To help restore electric service to communities after catastrophic emergencies or significant natural events, 28 utilities have now committed to participate in the RESTORE program, which establishes a proactive approach to providing critical equipment for utilities that need additional resources during disaster recovery. The program establishes a binding agreement between participating utilities.
The national importance of a strategic transformer reserve has been highlighted by the Department of Energy’s Strategic Transformer Reserve Report to Congress earlier this year. Newly formed at the time of that DOE Report, the RESTORE program is now a fully functional collaborative effort that takes advantage of regional cooperation and is consistent with DOE’s recommendation supporting voluntary industry-based options to address the reserve.
RESTORE, or Regional Equipment Sharing for Transmission Outage Restoration, was founded in 2016 by Louisville Gas and Electric Company and Kentucky Utilities Company (LG&E and KU), PPL Electric Utilities, Tennessee Valley Authority (TVA) and Southern Company to identify and share spare transformers and other transmission equipment, which will then be available for purchase by other participants in the event of a major disaster within their service area.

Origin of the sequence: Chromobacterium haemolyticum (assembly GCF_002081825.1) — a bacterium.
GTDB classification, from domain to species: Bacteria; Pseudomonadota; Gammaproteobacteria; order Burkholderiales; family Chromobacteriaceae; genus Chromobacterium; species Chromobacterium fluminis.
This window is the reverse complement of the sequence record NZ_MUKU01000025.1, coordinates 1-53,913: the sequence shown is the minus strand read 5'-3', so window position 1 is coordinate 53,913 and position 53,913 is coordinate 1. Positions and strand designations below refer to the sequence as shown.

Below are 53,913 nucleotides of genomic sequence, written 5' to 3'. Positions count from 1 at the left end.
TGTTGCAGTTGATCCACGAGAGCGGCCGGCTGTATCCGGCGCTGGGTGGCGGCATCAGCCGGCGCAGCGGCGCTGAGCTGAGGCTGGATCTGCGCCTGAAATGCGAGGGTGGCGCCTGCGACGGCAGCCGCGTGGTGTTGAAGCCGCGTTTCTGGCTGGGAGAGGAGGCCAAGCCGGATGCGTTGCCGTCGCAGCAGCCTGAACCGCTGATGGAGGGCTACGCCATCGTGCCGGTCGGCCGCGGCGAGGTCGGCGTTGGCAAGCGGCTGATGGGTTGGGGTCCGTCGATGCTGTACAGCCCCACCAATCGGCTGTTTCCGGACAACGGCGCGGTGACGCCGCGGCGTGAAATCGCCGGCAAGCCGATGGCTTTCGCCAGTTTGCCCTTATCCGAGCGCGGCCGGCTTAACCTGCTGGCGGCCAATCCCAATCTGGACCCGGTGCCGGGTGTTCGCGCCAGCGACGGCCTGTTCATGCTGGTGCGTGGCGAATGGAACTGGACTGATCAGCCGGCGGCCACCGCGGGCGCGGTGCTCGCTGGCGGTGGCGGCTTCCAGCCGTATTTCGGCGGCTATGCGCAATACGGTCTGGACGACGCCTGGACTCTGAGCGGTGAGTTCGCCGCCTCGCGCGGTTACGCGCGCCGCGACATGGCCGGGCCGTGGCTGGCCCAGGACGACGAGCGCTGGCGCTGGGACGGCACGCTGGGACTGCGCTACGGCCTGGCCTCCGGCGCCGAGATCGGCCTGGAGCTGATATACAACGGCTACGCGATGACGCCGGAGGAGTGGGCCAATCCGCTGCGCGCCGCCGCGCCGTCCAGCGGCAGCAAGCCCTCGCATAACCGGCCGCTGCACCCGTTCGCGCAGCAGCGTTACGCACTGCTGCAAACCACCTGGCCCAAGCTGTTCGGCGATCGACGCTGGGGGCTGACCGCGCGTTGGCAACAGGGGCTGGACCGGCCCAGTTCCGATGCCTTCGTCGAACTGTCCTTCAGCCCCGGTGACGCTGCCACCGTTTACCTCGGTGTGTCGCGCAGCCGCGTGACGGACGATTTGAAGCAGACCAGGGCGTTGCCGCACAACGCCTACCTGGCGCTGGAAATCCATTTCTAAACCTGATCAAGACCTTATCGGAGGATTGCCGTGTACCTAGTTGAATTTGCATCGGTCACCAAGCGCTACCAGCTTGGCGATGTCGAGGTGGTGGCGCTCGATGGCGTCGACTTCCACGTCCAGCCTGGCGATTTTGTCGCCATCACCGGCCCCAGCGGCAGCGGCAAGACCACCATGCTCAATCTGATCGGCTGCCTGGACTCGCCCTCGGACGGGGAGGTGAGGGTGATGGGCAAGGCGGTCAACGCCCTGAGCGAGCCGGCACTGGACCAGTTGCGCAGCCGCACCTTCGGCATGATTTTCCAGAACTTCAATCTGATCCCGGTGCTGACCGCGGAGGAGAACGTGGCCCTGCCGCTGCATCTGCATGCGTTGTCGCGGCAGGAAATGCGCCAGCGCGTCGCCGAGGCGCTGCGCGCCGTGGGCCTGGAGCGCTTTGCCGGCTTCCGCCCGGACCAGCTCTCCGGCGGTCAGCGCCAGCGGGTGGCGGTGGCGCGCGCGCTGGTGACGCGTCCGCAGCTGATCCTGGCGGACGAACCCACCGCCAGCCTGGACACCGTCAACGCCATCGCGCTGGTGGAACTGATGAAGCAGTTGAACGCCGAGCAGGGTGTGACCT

“Utility cooperation and the ability to call on additional resources play a critical role during times of natural disasters and other emergencies that can impact our electric transmission system,” said John Lucas, Chair of RESTORE’s Operating Committee and Southern Company General Manager of Transmission Policy and Services. “Launching the RESTORE program, coupled with existing industry programs and each utility’s internal resources, further strengthens total grid resilience for the region and electricity customers.”
The program has now expanded to include 20 additional participating utilities: Ameren Missouri, Ameren Illinois, Ameren Transmission Company of Illinois, American Transmission Company LLC, Associated Electric Cooperative, Inc., six Duke Energy utilities, Duquesne Light Company, East Kentucky Power Cooperative, Entergy Corporation, Florida Power and Light Company, ITC Midwest, ITC Transmission, METC, Santee Cooper, and South Carolina Electric & Gas Company.
“We have a long history of participating in mutual assistance programs to enhance the electric grid to better serve our customers and assist other utilities,” said Nelson Peeler, senior vice president and chief transmission officer for Duke Energy. “The RESTORE program gives utilities the ability to quickly share essential infrastructure, making the grid more resilient and secure during disaster recovery and we are proud to be part of this effort.”
RESTORE is designed to enhance the resilience and reliability of the power grid and provide additional sources for utilities seeking critical equipment during disaster recovery and does not replace existing programs or agreements already in place. The RESTORE agreement is now in place among all participating utilities, except a few that must first obtain state approval to execute the agreement.